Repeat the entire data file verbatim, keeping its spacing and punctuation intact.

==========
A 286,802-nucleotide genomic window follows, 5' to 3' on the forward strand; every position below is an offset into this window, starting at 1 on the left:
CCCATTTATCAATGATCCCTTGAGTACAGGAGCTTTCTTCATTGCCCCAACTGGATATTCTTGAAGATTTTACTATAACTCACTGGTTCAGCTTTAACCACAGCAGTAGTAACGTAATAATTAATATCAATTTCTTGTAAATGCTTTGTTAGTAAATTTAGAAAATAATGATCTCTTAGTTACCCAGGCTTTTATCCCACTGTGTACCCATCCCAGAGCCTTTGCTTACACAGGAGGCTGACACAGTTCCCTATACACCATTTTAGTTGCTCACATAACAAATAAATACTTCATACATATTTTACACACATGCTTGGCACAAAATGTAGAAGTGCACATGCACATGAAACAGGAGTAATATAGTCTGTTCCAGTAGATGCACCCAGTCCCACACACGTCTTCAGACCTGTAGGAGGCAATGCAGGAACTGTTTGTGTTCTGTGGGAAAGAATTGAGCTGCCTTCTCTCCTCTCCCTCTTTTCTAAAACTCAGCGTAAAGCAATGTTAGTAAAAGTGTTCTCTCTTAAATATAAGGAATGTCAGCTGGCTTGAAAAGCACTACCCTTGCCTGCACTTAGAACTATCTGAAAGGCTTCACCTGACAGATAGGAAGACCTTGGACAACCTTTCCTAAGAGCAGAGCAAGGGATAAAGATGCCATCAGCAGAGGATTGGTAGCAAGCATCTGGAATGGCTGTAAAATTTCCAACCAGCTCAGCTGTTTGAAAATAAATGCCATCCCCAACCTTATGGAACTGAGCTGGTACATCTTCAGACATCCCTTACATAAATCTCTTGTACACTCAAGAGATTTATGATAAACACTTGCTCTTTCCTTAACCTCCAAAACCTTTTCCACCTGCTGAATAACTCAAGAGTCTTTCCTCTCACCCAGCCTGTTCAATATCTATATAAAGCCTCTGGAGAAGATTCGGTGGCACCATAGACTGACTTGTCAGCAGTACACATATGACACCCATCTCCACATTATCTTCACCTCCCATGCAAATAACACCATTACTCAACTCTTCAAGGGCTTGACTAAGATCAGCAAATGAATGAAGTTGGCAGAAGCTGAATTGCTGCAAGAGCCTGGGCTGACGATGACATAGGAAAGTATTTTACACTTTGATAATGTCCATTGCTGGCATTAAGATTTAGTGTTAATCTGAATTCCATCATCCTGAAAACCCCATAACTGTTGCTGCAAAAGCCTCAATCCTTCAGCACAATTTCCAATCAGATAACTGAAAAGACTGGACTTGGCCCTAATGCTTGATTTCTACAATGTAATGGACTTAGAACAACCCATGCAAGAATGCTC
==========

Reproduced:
A 286,802-nucleotide genomic window follows, 5' to 3' on the forward strand; every position below is an offset into this window, starting at 1 on the left:
CCCATTTATCAATGATCCCTTGAGTACAGGAGCTTTCTTCATTGCCCCAACTGGATATTCTTGAAGATTTTACTATAACTCACTGGTTCAGCTTTAACCACAGCAGTAGTAACGTAATAATTAATATCAATTTCTTGTAAATGCTTTGTTAGTAAATTTAGAAAATAATGATCTCTTAGTTACCCAGGCTTTTATCCCACTGTGTACCCATCCCAGAGCCTTTGCTTACACAGGAGGCTGACACAGTTCCCTATACACCATTTTAGTTGCTCACATAACAAATAAATACTTCATACATATTTTACACACATGCTTGGCACAAAATGTAGAAGTGCACATGCACATGAAACAGGAGTAATATAGTCTGTTCCAGTAGATGCACCCAGTCCCACACACGTCTTCAGACCTGTAGGAGGCAATGCAGGAACTGTTTGTGTTCTGTGGGAAAGAATTGAGCTGCCTTCTCTCCTCTCCCTCTTTTCTAAAACTCAGCGTAAAGCAATGTTAGTAAAAGTGTTCTCTCTTAAATATAAGGAATGTCAGCTGGCTTGAAAAGCACTACCCTTGCCTGCACTTAGAACTATCTGAAAGGCTTCACCTGACAGATAGGAAGACCTTGGACAACCTTTCCTAAGAGCAGAGCAAGGGATAAAGATGCCATCAGCAGAGGATTGGTAGCAAGCATCTGGAATGGCTGTAAAATTTCCAACCAGCTCAGCTGTTTGAAAATAAATGCCATCCCCAACCTTATGGAACTGAGCTGGTACATCTTCAGACATCCCTTACATAAATCTCTTGTACACTCAAGAGATTTATGATAAACACTTGCTCTTTCCTTAACCTCCAAAACCTTTTCCACCTGCTGAATAACTCAAGAGTCTTTCCTCTCACCCAGCCTGTTCAATATCTATATAAAGCCTCTGGAGAAGATTCGGTGGCACCATAGACTGACTTGTCAGCAGTACACATATGACACCCATCTCCACATTATCTTCACCTCCCATGCAAATAACACCATTACTCAACTCTTCAAGGGCTTGACTAAGATCAGCAAATGAATGAAGTTGGCAGAAGCTGAATTGCTGCAAGAGCCTGGGCTGACGATGACATAGGAAAGTATTTTACACTTTGATAATGTCCATTGCTGGCATTAAGATTTAGTGTTAATCTGAATTCCATCATCCTGAAAACCCCATAACTGTTGCTGCAAAAGCCTCAATCCTTCAGCACAATTTCCAATCAGATAACTGAAAAGACTGGACTTGGCCCTAATGCTTGATTTCTACAATGTAATGGACTTAGAACAACCCATGCAAGAATGCTC